profumo di lavanda said...

Bellissima la tua storia del tè con Nana.
I bei ricordi della nostra infanzia sono indelebili nel cuore e nella mente.
Bella anche la tua torta crumble ai mirtilli. È possibile avere la tua ricetta? In Italia abbiamo altri tipi di torta e questa mi piacerebbe provarla.
Un abbraccio Jenny, Dio ti benedica

MelissaM. said...

What a lovely story of your Nana and Pop and your teatimes. Thank you for sharing!

I’d say use the toilet as a planter for something that will cascade so far down all around it that it is a nearly hidden, nice, white, plant container, and isn’t even recognizable as a toilet any longer. =^_^=
Do you grow cascading phlox in your part of Australia? I still remember how lovely they were when I was living in Arkansas, in the southern part of the USA. Just do an online search for images of “cascading phlox” and you will see what I am speaking of.

nancy n. said...

What a beautiful sweet memory of growing up with your Nana. It brought tears to my eyes. Times were so much simpler then. Stay safe and well .

Lilac Joan said...

What a delightful time in Nana's kitchen. Brought memories of Sunday night suppers at my Grandma's house. She made buttermilk biscuits (bread not cookies) and I always added sugar to the butter. What a wouldn't give to have one now. She also made ole fashioned tea cakes. Wonderful memories. So thankful for my loving parents and grandparents. I have been blessed.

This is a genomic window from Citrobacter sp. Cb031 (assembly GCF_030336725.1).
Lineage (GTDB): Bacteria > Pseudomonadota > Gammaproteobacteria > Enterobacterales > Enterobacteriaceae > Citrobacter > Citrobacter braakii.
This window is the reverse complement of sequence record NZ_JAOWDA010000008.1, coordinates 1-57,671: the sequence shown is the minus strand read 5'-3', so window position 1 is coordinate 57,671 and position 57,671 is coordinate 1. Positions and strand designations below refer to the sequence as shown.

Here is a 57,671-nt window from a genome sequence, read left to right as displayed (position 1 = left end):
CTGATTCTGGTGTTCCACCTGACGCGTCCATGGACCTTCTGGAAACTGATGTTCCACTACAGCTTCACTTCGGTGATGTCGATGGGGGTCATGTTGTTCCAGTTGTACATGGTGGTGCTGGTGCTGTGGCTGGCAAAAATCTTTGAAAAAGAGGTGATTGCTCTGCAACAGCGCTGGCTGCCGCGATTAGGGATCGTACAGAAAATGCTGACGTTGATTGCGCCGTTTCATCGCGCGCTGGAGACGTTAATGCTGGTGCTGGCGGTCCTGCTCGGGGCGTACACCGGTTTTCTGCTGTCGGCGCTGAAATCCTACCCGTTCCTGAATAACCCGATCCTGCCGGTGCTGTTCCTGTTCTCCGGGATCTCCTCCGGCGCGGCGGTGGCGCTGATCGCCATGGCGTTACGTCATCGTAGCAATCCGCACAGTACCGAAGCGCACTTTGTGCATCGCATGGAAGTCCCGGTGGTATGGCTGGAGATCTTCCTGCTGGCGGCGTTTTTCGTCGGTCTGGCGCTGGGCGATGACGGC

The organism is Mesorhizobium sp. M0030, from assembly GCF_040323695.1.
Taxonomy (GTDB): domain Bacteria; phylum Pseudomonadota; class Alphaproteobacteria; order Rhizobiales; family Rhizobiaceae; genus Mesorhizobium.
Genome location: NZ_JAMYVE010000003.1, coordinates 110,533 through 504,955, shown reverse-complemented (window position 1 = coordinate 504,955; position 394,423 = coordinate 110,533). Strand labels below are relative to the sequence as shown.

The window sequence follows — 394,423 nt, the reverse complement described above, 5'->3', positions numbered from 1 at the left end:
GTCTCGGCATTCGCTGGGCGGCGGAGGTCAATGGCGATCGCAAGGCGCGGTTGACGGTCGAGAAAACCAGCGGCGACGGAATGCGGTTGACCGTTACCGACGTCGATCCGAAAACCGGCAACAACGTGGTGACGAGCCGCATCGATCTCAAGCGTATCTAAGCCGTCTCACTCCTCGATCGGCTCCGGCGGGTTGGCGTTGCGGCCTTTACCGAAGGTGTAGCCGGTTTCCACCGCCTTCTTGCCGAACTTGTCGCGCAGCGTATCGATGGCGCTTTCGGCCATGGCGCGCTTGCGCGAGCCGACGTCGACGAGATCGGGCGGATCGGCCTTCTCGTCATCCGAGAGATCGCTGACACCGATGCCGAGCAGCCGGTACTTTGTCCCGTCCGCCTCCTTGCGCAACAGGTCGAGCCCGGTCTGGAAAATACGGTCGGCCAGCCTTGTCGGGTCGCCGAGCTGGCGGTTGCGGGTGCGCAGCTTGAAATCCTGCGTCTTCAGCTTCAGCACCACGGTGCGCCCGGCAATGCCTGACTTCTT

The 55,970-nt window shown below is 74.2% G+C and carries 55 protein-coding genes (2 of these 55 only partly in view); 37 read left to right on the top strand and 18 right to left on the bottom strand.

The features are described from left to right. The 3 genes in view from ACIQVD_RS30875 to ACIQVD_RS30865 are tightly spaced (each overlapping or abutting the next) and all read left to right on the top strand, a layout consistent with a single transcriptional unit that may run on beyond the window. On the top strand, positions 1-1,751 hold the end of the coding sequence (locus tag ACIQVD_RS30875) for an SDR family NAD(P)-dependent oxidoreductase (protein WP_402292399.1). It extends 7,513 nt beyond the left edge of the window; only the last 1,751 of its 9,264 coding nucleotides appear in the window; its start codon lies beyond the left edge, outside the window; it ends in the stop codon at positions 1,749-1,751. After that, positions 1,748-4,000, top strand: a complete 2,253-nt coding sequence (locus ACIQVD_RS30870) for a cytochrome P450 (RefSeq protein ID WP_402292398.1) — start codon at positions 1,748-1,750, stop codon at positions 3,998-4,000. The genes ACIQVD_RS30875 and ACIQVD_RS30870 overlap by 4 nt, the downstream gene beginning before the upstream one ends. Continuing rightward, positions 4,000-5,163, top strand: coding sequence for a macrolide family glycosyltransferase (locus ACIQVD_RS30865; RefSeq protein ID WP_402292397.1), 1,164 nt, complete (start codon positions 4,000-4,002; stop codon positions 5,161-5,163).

Dots said...

Jenny, you are one amazing woman! Love your Nana stories. So glad you had a loving grandmother and grandfather. Wonderful memories for you. And in some ways it reminds me of my family that has been gone for quite some time now. Good memories.
All your cooking is just wonderful. I like your jam drops! I like 'chips' too! I have those at least once a month. I fix a lot of potatoes here. I have not fixed focaccia yet. But it has been on my mind to try to. I love bread. So I need to have it in the house. So I may read about that. I had it once months ago and really liked it.
So that's something I want to do.
Be well, Jenny.

TerriSue said...